When Wal-Mart announced that it was going to retool its stores over the next two years to focus on six target groups — Hispanics, African Americans, “empty-nesters/boomers,” affluent, suburban and rural shoppers — it was popularly portrayed as an end to Wal-Mart’s cookie-cutter format.
Yet the whole thing is really a quandary. First, although the idea is to drive “customer relevancy”, it was also explained that the approach would require the change of only around 3,000 items out of over 200,000 items sold by a typical Wal-Mart Supercenter.
This indicates that without any such change, Wal-Mart believes it is already selling 197,000 items per store relevant to people in these various groups!
Besides, Wal-Mart has traditionally empowered store managers to buy items they judged would appeal to the local community and, on a corporate level, has made a big deal of its “Store of the Community”. Wal-Mart even went so far as to have individual stores with rabbinical supervision over the appropriate perishable areas.
It is not clear whether this new program will supersede the “Store of the Community” program or complement it, but in many ways it sounds like a step backward, trying to broad-brush the issue, rather than deal with differentiation of shopper base head on.
In fact, the six categories sound just a hint like the pronouncements of a market research program on steroids, not real-life retail.
Hispanics, for example, sound like a target audience, but it is harder to do a store that appeals to both impoverished Mexicans whom just crossed the border and affluent Cubans whose parents fled Castro in 1959 than it is to create a store that would appeal to either of those groups and their Anglo neighbors.
And look at the overlap between the categories. Surely a lot of people who are “empty nester/boomers” also would fit into “affluent” and “suburban”. It just doesn’t feel like a merchandising-driven revamp.
I’ve urged Wal-Mart with its big Mexican operation and its experience with Mexican American shoppers to consider launching a separate concept targeted toward Mexicans. That might work.
The “Store of the Community” is the perfect idea. What happens is that Wal-Mart has gotten a little remiss in execution, as I reported here. So the answer is a more vigorous and rigorous approach to implementation.
These six categories are not specific enough to make Wal-Mart the shopping venue of choice for these groups, and yet are just specific enough to turn off others in the community who don’t fit the cookie cutter.
Wal-Mart’s low-price card is gold; all these things are distractions from the prime appeal.
Hannaford has launched an exceedingly ambitious program to rank the nutritional merit of almost the whole supermarket with a one-star, two-star or three-star system. It is a good, better, best program and, implicitly, leaves a lot of products at zero stars.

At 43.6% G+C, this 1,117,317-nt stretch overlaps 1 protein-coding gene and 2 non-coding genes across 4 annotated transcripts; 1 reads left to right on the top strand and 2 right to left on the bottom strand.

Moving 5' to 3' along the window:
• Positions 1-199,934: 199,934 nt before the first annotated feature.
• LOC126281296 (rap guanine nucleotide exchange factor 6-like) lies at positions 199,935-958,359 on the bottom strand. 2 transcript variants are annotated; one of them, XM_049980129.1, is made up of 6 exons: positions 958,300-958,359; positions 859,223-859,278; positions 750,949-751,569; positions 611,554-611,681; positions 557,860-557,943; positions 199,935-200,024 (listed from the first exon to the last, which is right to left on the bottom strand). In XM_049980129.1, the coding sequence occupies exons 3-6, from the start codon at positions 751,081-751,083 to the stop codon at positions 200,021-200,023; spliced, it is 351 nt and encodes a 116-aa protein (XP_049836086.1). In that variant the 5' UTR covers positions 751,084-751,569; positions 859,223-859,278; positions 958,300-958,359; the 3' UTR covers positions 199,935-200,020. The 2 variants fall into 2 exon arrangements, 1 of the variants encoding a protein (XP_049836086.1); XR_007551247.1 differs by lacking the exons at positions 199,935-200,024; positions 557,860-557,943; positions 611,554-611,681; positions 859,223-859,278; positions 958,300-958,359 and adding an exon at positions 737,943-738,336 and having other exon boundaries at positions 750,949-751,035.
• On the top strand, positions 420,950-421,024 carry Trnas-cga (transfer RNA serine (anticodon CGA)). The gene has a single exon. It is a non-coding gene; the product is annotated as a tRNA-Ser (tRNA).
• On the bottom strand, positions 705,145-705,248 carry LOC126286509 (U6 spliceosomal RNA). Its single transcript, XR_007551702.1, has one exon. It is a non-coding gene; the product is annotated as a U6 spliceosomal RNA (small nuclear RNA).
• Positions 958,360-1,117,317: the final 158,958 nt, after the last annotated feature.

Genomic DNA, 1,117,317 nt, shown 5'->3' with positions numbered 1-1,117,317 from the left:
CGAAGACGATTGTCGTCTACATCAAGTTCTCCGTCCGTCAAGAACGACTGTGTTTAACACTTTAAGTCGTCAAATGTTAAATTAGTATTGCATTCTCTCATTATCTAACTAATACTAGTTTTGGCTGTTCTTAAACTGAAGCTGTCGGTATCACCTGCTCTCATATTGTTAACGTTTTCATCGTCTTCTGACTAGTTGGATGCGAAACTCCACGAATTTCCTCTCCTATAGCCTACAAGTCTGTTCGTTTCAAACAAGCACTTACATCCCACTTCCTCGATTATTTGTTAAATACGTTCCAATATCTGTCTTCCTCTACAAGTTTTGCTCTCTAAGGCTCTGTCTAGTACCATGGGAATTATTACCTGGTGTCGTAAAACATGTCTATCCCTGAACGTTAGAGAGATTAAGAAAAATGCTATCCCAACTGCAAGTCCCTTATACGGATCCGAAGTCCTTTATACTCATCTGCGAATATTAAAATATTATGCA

It will probably help a lot of people as it takes random information about products — this one has no trans-fat, this one has no saturated fat, this one has whole grains and this one has vitamin C — and attempts to integrate the data into valuable information about food.
It is not easy to do, and one could find issues with the Hannaford program: most particularly a decision to evaluate all products based on consumption of 100 calories. Although I understand the logic of making everything comparable, I think an argument can be made that looking at customary serving sizes might more accurately reflect the nutritional impact of consuming any product.
How do different product categories rate in the stars? Here is some info from the Hannaford Guiding Stars Frequently Asked Questions page:
Q. How many foods were evaluated?
A. More than 27,000 have been scored to date.
Q. How many products in the store have received stars?
A. Approximately 23% of the 27,000 analyzed food products have one or more stars.
Q. How many foods in each section of the store get stars?
A. The percentages of foods with stars, by store section, are as follows:
- 94% of produce
- 55% of cereals
- 43% of seafood
- 24% of meat
- 18% of dairy
- 12% of soups
- 8% of deli
- 5% of bakery
Learn more about this pioneering program right here.
Price Chopper paid a $10,000 fine to make a lawsuit from the Attorney General of Vermont go away.
The gist of the matter was that the attorney general in what some of us affectionately call The People’s Republic of Vermont sued the Golub Corporation, the parent company of Price Chopper supermarkets alleging fraud because it advertised its fresh produce as “Farm Fresh”.
The basis of the lawsuit was that a publicity-hungry attorney general, who should be ashamed of himself for harassing honest businesses for no reason, decided that only produce that was delivered directly from Vermont farms to stores could be considered farm fresh.
This is obviously ridiculous. First, in many cases, produce from a New York or New Hampshire farm may actually be closer to a store than Vermont produce. Second, the fact that Price Chopper uses a distribution center tells us nothing about the actual freshness of product offered to a consumer. What if a retailer takes store delivery direct from a farmer once a week but Price Chopper gives daily deliveries from its distribution center?
Third, it is an advertising term, fluffery, with no specific meaning. There is zero evidence that any consumer was deceived or harmed in any way.
I understand why Price Chopper settled. Ten thousand dollars is less than what the lawyers would charge the first week they began working toward a trial. Still, I wish they hadn’t settled. Businesses have to stand up against this kind of extortion by government or it is bound to happen again and again.
Apparently this human face on the pork-based luncheon meat has been manufactured and sold in the UK for well over a decade.
We wrote about Tesco opening up in America here and here. The British are always welcome, but, please, leave your lunch meat home.